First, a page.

Widowhood Practices and Inheritance Rights: Economic And Social Implications for Women In Africa by Mary Moore

Article by Mary Moore

According to the Wikipedia, a widow is a person whose spouse has died and has usually not remarried while widowhood is the state of been a widow. It is approximated that 258 million widows exist globally with about 585 million children. In Africa however, one in 10 African women above the age of 14 is said to be widowed. Rwanda is also said to have the highest number of widows in the African Continent.
The United Nations has since 2011 set aside 23rd of June every year to be observed as International Widow’s Day for the purpose of addressing the poverty and injustice that millions of widows and their respective dependents suffer across the world. For this reason, on this day, awareness and advocacy are usually carried out to promote the plights and interest of widows all over the world.

The western world, for instance, has put together a number of measures to cushion the negative effects of widowhood practices since 19th century. These include pension scheme, widow’s benefit as well as other support. In Africa however, widows are made to undergo unhealthy and very painful practices often connected to culture, tradition, religion and other constitutional arrangement. All of which are additional challenges alongside coping with the pain of losing their husbands.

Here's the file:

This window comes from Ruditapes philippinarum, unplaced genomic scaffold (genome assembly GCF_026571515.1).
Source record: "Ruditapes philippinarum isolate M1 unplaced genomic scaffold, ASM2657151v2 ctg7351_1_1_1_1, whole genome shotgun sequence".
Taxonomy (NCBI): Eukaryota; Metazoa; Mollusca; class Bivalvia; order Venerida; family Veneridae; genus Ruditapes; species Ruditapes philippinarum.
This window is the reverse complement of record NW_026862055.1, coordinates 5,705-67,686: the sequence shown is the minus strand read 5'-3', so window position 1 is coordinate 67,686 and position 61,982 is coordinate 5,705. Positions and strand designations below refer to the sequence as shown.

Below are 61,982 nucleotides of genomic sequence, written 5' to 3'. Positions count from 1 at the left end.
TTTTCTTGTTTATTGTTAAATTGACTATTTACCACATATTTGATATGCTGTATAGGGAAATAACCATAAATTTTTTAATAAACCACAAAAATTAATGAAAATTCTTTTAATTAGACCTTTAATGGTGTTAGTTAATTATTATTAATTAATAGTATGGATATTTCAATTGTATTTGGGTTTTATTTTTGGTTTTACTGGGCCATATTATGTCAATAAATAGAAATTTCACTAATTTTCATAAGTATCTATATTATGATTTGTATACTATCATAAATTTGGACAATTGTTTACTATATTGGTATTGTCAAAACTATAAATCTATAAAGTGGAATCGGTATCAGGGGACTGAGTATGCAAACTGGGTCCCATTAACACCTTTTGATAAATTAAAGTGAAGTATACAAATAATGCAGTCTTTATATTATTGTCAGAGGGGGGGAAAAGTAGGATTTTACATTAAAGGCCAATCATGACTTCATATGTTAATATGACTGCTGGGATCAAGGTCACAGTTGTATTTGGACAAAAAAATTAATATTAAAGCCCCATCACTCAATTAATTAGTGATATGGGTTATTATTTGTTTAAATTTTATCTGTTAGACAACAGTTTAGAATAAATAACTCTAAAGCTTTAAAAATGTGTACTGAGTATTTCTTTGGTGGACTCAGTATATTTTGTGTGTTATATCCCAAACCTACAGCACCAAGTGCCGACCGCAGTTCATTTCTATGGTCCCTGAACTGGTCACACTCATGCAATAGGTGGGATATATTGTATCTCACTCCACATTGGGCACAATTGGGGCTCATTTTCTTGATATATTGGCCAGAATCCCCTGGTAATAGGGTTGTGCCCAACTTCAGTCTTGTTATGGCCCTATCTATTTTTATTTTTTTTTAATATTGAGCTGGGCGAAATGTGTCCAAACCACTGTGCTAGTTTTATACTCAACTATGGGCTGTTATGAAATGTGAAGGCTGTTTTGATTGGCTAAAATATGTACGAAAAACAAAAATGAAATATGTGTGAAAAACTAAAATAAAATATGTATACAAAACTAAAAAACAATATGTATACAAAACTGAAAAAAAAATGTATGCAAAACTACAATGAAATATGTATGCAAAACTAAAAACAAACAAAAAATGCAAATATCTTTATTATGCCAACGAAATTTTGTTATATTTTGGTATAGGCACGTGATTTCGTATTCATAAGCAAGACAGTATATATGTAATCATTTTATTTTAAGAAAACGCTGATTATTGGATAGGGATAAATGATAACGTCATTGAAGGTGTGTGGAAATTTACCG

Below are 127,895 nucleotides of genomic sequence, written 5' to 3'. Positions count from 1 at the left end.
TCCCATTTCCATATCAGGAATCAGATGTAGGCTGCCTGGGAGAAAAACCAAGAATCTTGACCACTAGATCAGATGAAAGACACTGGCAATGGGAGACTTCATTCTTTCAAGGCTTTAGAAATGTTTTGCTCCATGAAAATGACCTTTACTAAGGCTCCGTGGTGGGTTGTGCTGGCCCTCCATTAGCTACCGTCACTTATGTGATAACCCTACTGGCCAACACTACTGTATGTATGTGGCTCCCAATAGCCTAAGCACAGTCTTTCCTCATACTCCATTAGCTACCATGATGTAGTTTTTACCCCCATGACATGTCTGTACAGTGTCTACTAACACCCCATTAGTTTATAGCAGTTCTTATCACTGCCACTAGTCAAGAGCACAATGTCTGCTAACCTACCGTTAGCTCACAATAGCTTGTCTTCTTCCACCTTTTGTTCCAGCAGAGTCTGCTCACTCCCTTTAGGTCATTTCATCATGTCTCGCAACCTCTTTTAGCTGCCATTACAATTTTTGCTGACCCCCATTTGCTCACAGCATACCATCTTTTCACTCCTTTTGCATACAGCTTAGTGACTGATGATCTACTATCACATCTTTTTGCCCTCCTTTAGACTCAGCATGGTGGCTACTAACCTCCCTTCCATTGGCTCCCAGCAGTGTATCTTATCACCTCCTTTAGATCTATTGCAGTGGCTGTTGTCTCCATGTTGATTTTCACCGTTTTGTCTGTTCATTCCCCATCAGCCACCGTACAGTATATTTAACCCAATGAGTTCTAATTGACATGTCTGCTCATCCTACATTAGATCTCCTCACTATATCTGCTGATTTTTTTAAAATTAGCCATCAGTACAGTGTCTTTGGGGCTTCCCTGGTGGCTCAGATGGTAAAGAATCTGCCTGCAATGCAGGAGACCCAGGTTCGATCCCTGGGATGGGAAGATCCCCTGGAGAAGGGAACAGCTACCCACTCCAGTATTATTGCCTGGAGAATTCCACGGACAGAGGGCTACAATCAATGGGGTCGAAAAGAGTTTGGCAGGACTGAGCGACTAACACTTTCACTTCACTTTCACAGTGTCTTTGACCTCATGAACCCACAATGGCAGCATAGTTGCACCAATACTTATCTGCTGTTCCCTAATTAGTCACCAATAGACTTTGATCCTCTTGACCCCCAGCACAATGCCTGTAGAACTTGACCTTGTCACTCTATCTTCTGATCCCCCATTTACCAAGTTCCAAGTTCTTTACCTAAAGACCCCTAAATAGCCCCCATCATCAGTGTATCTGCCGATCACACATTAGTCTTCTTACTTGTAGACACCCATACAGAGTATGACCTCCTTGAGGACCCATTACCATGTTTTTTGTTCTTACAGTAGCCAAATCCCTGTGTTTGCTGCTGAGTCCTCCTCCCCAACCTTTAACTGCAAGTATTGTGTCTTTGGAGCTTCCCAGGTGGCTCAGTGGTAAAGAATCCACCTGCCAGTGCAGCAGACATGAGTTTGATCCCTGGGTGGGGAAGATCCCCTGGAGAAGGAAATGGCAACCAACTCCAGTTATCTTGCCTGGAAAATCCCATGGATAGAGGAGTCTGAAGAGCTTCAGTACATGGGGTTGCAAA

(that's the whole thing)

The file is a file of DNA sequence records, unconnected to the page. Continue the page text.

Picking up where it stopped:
A review by the United Nation’s research sourced from (http://www.unwomen.org) reveals that widows across the world usually face economic insecurity, discrimination, stigmatization and harmful traditional practices. In Africa, the situation is worst with varying degrees of physical hardship, deprivation, and ritual contamination, socio-economic and psychological trauma.

Relatedly, widows in Africa are made to pass through activities like shaving of hair on the head, drinking of remains of water used to wash the husband’s corpse, mourn her husband for longer period of time (three to 12 months) depending on the ethnic group, religion or tradition.

More so, Dr Jumai Ahmadu’s Rise from the Ashes (2023: 20) a woman has few rights within her home and family even though it may be her sole world and environment. All over the country, a woman is considered to have no legal right to own children, all properties of the home are considered to belong to the man, even if bought by the woman.

Similarly, women in most cases especially those without a male child are denied the right to inherit land or other properties of their late husband. Some widows even face eviction from their husband’s home and any other property jointly owned by the window and her late husband. This deplorable situation widows across the African continent experience has continued to be a source of concern for institutions, individuals, government and non-governmental organizations in Africa and around the world.

Expectedly, the show of concern for the detestable conditions widows are subjected to has given birth to a number of measures to checkmate the problem. These actions are in the form of advocacy, researches, sensitization, amendment of existing laws and legislations. For example, on March 18, 2001, the Enugu State House of Assembly in south-eastern Nigeria enacted a law that makes it unlawful to maltreat or go against rights of widows or widowers in Enugu State. This development is motivated by the sufferings widows go through in that part of Nigeria.